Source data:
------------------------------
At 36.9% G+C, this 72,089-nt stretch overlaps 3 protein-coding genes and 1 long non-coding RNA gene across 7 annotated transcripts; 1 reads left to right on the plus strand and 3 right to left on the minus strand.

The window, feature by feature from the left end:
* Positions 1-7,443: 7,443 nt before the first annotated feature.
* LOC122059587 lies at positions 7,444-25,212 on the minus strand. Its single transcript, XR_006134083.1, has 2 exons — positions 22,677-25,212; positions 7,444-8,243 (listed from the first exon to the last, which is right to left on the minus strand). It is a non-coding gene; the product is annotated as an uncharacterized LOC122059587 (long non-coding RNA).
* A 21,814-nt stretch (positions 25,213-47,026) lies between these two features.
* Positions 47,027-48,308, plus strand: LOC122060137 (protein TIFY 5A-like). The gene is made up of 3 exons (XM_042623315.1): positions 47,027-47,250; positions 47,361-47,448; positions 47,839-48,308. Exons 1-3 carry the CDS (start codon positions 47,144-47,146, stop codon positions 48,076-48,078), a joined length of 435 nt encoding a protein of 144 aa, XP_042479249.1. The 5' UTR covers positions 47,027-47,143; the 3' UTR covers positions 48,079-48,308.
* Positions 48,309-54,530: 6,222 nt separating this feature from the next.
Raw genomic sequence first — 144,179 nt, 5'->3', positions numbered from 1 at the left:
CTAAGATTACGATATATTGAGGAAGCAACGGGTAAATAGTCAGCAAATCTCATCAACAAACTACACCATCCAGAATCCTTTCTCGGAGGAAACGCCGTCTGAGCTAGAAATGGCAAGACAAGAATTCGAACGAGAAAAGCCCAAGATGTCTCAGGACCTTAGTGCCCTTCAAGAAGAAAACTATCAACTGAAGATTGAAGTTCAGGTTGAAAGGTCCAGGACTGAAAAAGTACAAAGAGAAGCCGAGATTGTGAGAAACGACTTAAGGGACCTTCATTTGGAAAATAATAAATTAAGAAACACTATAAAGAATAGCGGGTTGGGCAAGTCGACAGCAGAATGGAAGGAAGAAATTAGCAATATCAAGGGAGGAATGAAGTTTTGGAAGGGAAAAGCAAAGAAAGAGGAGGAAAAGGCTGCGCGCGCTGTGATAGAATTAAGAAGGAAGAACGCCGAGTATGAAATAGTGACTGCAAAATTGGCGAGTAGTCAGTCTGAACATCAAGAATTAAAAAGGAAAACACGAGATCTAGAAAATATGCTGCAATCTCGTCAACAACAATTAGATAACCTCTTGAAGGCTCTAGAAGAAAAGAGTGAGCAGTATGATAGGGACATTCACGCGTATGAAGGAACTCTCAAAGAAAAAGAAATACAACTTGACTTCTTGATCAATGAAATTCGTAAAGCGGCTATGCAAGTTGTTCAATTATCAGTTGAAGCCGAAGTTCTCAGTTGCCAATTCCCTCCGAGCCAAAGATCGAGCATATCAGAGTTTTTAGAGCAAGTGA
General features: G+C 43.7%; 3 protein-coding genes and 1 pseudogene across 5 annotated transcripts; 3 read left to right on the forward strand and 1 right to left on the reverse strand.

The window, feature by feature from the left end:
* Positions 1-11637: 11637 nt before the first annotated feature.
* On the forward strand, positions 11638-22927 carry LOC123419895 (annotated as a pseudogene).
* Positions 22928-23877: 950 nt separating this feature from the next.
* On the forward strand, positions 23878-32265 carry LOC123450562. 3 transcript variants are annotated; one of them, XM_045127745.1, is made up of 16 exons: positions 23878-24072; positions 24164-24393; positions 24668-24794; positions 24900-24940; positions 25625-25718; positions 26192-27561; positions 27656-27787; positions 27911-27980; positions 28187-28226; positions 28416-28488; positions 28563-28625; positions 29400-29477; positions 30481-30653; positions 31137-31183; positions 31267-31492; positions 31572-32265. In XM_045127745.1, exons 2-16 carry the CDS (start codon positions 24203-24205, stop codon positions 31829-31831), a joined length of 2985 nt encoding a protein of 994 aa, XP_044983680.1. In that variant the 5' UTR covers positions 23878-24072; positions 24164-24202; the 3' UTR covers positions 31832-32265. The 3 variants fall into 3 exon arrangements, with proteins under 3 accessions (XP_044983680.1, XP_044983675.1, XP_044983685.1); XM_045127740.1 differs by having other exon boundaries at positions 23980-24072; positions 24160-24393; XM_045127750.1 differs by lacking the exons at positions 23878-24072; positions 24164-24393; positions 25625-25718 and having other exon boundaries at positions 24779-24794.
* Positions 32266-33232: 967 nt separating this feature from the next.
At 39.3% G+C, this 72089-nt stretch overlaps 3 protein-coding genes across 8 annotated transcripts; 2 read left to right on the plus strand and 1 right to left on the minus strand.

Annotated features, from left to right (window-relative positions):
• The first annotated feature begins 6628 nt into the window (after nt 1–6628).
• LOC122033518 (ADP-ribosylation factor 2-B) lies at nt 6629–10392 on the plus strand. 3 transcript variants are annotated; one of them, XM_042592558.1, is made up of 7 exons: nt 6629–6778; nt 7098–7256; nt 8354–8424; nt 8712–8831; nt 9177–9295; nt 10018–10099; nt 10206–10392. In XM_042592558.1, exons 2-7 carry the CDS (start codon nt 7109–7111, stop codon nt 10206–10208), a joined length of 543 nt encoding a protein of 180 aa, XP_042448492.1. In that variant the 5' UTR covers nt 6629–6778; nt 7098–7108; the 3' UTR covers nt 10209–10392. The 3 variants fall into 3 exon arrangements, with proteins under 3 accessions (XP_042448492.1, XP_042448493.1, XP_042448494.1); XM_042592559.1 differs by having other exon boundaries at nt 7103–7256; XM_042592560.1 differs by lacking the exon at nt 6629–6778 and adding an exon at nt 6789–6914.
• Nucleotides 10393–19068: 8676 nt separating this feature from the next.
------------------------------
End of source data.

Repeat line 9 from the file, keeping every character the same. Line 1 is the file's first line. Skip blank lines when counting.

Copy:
CTAAGATTACGATATATTGAGGAAGCAACGGGTAAATAGTCAGCAAATCTCATCAACAAACTACACCATCCAGAATCCTTTCTCGGAGGAAACGCCGTCTGAGCTAGAAATGGCAAGACAAGAATTCGAACGAGAAAAGCCCAAGATGTCTCAGGACCTTAGTGCCCTTCAAGAAGAAAACTATCAACTGAAGATTGAAGTTCAGGTTGAAAGGTCCAGGACTGAAAAAGTACAAAGAGAAGCCGAGATTGTGAGAAACGACTTAAGGGACCTTCATTTGGAAAATAATAAATTAAGAAACACTATAAAGAATAGCGGGTTGGGCAAGTCGACAGCAGAATGGAAGGAAGAAATTAGCAATATCAAGGGAGGAATGAAGTTTTGGAAGGGAAAAGCAAAGAAAGAGGAGGAAAAGGCTGCGCGCGCTGTGATAGAATTAAGAAGGAAGAACGCCGAGTATGAAATAGTGACTGCAAAATTGGCGAGTAGTCAGTCTGAACATCAAGAATTAAAAAGGAAAACACGAGATCTAGAAAATATGCTGCAATCTCGTCAACAACAATTAGATAACCTCTTGAAGGCTCTAGAAGAAAAGAGTGAGCAGTATGATAGGGACATTCACGCGTATGAAGGAACTCTCAAAGAAAAAGAAATACAACTTGACTTCTTGATCAATGAAATTCGTAAAGCGGCTATGCAAGTTGTTCAATTATCAGTTGAAGCCGAAGTTCTCAGTTGCCAATTCCCTCCGAGCCAAAGATCGAGCATATCAGAGTTTTTAGAGCAAGTGA